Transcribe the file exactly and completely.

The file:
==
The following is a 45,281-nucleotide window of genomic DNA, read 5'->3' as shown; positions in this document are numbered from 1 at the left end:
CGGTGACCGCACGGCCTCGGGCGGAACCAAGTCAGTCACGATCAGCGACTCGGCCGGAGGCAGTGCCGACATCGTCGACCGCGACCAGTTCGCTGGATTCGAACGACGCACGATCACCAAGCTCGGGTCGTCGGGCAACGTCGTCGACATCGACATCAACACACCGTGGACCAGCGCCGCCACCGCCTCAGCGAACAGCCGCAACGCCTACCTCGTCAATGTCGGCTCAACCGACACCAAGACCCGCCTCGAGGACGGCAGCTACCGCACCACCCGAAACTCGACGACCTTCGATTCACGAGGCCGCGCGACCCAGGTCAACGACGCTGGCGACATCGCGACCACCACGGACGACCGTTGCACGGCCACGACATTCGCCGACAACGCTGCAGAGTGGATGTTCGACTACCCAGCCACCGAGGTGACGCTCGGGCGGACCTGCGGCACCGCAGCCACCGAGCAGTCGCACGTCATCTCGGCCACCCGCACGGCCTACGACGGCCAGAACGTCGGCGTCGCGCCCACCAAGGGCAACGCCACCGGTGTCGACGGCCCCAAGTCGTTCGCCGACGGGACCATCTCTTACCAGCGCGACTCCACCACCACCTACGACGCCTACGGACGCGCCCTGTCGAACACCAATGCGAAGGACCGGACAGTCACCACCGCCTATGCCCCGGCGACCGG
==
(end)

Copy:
The following is a 45,281-nucleotide window of genomic DNA, read 5'->3' as shown; positions in this document are numbered from 1 at the left end:
CGGTGACCGCACGGCCTCGGGCGGAACCAAGTCAGTCACGATCAGCGACTCGGCCGGAGGCAGTGCCGACATCGTCGACCGCGACCAGTTCGCTGGATTCGAACGACGCACGATCACCAAGCTCGGGTCGTCGGGCAACGTCGTCGACATCGACATCAACACACCGTGGACCAGCGCCGCCACCGCCTCAGCGAACAGCCGCAACGCCTACCTCGTCAATGTCGGCTCAACCGACACCAAGACCCGCCTCGAGGACGGCAGCTACCGCACCACCCGAAACTCGACGACCTTCGATTCACGAGGCCGCGCGACCCAGGTCAACGACGCTGGCGACATCGCGACCACCACGGACGACCGTTGCACGGCCACGACATTCGCCGACAACGCTGCAGAGTGGATGTTCGACTACCCAGCCACCGAGGTGACGCTCGGGCGGACCTGCGGCACCGCAGCCACCGAGCAGTCGCACGTCATCTCGGCCACCCGCACGGCCTACGACGGCCAGAACGTCGGCGTCGCGCCCACCAAGGGCAACGCCACCGGTGTCGACGGCCCCAAGTCGTTCGCCGACGGGACCATCTCTTACCAGCGCGACTCCACCACCACCTACGACGCCTACGGACGCGCCCTGTCGAACACCAATGCGAAGGACCGGACAGTCACCACCGCCTATGCCCCGGCGACCGG